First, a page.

LONDON — A Conservative MP who was forced to apologize to the House of Commons this week for bullying a member of parliamentary staff has revealed he is writing a book on emotional intelligence.
Daniel Kawczynski, the MP for Shrewsbury and Atcham, issued his apology on Monday after the standards watchdog found he had been “repeatedly rude, aggressive and impatient” toward a colleague.
However, ahead of his statement in the Commons, Kawczynski told BBC Radio Shropshire he was only doing it because he had “no alternative” and would face further sanctions if he refused.
He went on to tell the BBC: “There’s a wonderful lady in the constituency who taught emotional intelligence to senior vice marshals for many years. She came to see me at the start of this crisis and she could see that I was under pressure, and was feeling rather down, and she said I want to teach you about emotional intelligence.”
“I was very skeptical to begin with, but so profound has our interaction been with one another that we’re now writing a book together on emotional intelligence and politics.”
He cast further doubt on the sanctions process, claiming it had been designed to “control MPs” and that it had “thrown the baby out with the bathwater” in the effort to create a robust system after allegations of bullying against John Bercow. The former Commons speaker denies any wrongdoing.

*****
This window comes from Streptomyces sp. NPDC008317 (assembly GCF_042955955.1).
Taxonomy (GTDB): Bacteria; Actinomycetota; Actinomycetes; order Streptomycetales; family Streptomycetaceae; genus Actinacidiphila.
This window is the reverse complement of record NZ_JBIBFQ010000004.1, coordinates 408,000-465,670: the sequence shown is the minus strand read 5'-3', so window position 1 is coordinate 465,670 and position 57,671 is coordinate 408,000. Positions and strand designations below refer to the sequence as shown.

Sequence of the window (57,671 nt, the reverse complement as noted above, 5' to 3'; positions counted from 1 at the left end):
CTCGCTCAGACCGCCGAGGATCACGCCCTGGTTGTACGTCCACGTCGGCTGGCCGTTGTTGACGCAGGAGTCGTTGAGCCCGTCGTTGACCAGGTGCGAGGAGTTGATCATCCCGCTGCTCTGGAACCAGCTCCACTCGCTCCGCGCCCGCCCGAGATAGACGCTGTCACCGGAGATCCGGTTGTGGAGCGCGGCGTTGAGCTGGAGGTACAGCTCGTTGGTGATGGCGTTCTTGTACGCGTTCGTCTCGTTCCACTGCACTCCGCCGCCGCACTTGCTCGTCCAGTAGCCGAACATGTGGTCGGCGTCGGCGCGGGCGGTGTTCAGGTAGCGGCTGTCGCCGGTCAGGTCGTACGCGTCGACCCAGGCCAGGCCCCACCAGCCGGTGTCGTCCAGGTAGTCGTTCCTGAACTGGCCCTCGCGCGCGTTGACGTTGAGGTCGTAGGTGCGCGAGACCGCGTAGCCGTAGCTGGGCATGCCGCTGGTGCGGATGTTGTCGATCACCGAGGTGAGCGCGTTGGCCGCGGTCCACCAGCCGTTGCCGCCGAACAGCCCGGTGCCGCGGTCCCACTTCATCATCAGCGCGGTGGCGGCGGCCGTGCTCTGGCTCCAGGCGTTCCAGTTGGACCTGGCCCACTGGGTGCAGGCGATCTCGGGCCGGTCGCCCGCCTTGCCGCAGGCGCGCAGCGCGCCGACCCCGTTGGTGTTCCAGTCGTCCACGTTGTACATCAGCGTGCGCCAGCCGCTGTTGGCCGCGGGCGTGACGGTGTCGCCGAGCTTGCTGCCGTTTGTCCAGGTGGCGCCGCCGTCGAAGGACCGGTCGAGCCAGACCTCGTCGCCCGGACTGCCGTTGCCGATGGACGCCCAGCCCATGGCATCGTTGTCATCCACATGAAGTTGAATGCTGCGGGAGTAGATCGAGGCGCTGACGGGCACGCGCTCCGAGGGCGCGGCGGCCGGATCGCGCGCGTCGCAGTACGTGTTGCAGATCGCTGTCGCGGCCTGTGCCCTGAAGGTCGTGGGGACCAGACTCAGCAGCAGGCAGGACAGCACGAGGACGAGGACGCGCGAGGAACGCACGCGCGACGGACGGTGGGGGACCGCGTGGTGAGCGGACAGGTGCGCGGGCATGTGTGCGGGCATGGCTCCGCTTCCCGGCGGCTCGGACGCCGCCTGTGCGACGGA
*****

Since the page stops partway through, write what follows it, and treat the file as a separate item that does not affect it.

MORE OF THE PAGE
Two parliamentary officials said that Kawczynski has now been referred back to the standards commissioner after the radio interview amid concerns he had undermined his own apology to the House.
The Tory MP did not dispute the facts of the original complaint against him, but said he had been under extreme pressure at the time of the incident in April 2020 and apologized in writing to the member of staff.
In part of his evidence to the standards commissioner, he claimed he had been under great stress because of Brexit, flooding in his constituency, and because of his height — six foot nine — which he said made him easily recognizable to abusive constituents.
In Monday’s radio interview, he said the commissioner had told him during the investigation that “because I’m a giant, if I’m saying something negative to somebody else, then it puts them under pressure.”
“So she said, if you want to be critical of somebody you need to ask them to sit down and you both sit on chairs so that you are speaking to them on the same level. I can’t help being six foot nine.”
Kawczynski appealed the recommendation by an independent expert panel that he ought to offer an apology, arguing his would be bad for his mental health. The panel rejected his appeal. He did not respond to a request for comment.
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